Damp kit and poor storage conditions can impact on safety and morale. Lotte Debell reports on simple PPE storage solutions that can help firefighters get a new lease of life from their PPE by ensuring it is properly looked after.
Getting wet is an occupational hazard of being a firefighter. And while getting wet fighting a fire is rather less dangerous than the fire itself, it is still a problem. When a firefighter returns to the station after an incident in wet kit, it is essential that the garments dry out properly before they are needed again. Along with the long-term financial implications of not storing expensive PPE properly, there are also safety concerns associated with attending a fire in damp gear. But drying PPE can be difficult as modern garments are multi-layered and heavy, and kit rooms are often rather overlooked areas of fire stations.
Solving this problem, however, can be as simple as hanging the garments up properly in an environment where they have plenty of room for air to circulate. One company providing an effective solution is the US-based firm Geargrid, which specialises in durable wire products for a range of applications. One of the company’s products, and its biggest seller, is a wire-framed, wall-mounted storage locker for PPE. Geargrid’s UK sales agent Jason Wilkins explains that this locker accounts for approximately 70% of the company’s business and is currently used in around 75% of the UK’s international airports.
Geargrid’s clients have found that firefighters start looking after their kit better when using the open wire PPE storage lockers.
Above: the lockers installed at Edinburgh Airport, Scotland.
A growing number of fire and rescue services are also installing it, such as Surrey Fire and Rescue Service in the UK.
It was initially designed with input from firefighters, and its simple combination of three hooks and two shelves in each locker provides all the storage space a firefighter needs to keep their kit dry, organised, and in good, safe, operational condition. ‘Kitting firefighters out in turnout gear costs thousands of pounds, and if you hang a heavy jacket on a hook day-in, day-out, for months or years, not only will it not dry properly, but it also places additional strain on the garment,’ says Wilkins. ‘Even when hooks are located in drying rooms, which are designed to dry kit out more quickly, garments won’t dry evenly unless they are hung up properly.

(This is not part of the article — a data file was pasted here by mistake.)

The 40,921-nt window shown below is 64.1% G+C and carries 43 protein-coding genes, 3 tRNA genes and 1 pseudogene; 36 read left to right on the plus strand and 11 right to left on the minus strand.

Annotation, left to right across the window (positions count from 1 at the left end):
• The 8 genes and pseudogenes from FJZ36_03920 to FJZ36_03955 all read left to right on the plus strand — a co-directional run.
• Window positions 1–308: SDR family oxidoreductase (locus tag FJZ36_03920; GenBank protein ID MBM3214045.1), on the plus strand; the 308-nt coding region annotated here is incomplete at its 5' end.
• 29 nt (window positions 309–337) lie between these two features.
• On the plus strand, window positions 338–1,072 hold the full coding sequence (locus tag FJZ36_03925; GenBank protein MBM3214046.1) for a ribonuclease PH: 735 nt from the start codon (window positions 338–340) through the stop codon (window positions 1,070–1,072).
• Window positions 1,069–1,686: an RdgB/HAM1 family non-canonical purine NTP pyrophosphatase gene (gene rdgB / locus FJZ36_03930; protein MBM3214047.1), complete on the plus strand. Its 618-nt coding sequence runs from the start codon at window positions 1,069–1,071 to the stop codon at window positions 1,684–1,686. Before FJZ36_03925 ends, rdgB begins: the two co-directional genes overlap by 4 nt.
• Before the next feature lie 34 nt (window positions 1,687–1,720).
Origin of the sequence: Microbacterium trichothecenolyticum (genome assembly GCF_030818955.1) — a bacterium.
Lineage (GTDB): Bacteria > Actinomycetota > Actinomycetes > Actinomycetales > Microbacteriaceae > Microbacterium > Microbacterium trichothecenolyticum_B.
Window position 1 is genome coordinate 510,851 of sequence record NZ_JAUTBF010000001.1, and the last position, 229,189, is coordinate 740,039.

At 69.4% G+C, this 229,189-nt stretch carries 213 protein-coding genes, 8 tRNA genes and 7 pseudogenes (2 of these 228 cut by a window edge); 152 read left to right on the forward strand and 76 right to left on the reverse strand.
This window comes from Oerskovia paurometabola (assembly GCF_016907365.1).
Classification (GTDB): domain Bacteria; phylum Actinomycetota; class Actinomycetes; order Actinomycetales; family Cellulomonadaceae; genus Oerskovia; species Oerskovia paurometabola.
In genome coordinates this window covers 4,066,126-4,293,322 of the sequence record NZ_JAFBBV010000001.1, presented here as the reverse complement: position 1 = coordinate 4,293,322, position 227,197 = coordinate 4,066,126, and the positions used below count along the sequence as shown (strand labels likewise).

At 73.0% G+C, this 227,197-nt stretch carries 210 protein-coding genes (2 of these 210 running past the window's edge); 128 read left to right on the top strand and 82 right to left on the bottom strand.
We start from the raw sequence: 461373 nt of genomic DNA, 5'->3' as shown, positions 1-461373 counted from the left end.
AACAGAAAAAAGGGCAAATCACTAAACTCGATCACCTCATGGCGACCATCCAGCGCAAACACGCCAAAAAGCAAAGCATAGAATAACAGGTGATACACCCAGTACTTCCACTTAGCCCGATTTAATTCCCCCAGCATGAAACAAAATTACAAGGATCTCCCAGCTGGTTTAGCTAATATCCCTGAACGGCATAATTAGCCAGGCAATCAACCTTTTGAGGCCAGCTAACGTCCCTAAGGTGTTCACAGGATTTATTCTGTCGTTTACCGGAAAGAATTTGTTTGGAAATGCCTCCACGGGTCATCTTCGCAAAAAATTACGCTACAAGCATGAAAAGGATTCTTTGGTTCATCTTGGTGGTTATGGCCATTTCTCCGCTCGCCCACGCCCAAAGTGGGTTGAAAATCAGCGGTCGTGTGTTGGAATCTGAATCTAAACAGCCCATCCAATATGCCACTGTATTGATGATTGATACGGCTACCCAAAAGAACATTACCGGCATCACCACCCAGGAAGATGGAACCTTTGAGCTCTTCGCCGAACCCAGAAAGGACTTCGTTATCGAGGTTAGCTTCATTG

PPE can still be damp the next day, especially in areas such as under the arms.’ Storing kit properly, Wilkins explains, means hanging it on a hanger so that the collars and shoulders don’t wear out, in an open locker that allows the air to circulate freely, in an ambient temperature. The garments can then drip dry naturally and evenly, helping to prevent the build-up of odours and mould. Geargrid’s open wire design allows air to circulate from every direction, and the configuration of shelves and hooks enables each firefighter to store their PPE in the way that works for them.
For example, storing garments in such a way that a wet jacket doesn’t drip into boots. There are direct cost benefits to ensuring that PPE is stored correctly. It lasts longer, for one, and repair bills for individual items are reduced. Storing PPE according to the manufacturer’s instructions can mean that repairs are performed under warranty, further reducing bills.
Giving firefighters their own space can also help to bring down the number of lost or misappropriated items of kit. ‘If firefighters have somewhere specific to store and organise their kit, it helps to foster a sense of ownership,’ says Wilkins. And fire services that have installed Geargrid report that this is definitely a benefit of the system. ‘We have found that our firefighters look after their kit better because of these lockers,’ says Mike Scott, Fire Chief at City of Eagan fire department, Minnesota, which installed the lockers in 2010. ‘When I started out in the fire service more than 30 years ago, we used to share lockers for our gear, but now that each firefighter has their own space, they are taking better care of their garments. We have also found that fewer items of kit go missing.
It is much easier to keep track of everything, and much harder for a firefighter to take someone else’s kit if they can’t find their own.’ City of Eagan fire department had tried a number of storage options before settling on Geargrid, including wooden lockers and solid metal lockers. Neither of these solutions allowed kit to dry properly, and the too-small size of the metal lockers meant garments frequently snagged as they were put in and taken out, leading to additional repairs.